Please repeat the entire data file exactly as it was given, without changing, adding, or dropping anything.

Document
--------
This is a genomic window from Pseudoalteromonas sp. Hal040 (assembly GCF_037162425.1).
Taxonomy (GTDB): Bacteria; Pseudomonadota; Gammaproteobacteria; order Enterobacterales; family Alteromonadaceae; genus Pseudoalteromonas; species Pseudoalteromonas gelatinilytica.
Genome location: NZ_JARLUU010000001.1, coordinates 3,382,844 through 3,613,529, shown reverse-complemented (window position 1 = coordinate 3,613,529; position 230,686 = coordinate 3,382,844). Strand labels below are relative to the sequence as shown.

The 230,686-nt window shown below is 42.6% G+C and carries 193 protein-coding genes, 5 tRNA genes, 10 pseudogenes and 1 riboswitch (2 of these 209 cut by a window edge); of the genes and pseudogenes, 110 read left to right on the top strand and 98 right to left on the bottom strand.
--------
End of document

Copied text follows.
This is a genomic window from Pseudoalteromonas sp. Hal040 (assembly GCF_037162425.1).
Taxonomy (GTDB): Bacteria; Pseudomonadota; Gammaproteobacteria; order Enterobacterales; family Alteromonadaceae; genus Pseudoalteromonas; species Pseudoalteromonas gelatinilytica.
Genome location: NZ_JARLUU010000001.1, coordinates 3,382,844 through 3,613,529, shown reverse-complemented (window position 1 = coordinate 3,613,529; position 230,686 = coordinate 3,382,844). Strand labels below are relative to the sequence as shown.

The 230,686-nt window shown below is 42.6% G+C and carries 193 protein-coding genes, 5 tRNA genes, 10 pseudogenes and 1 riboswitch (2 of these 209 cut by a window edge); of the genes and pseudogenes, 110 read left to right on the top strand and 98 right to left on the bottom strand.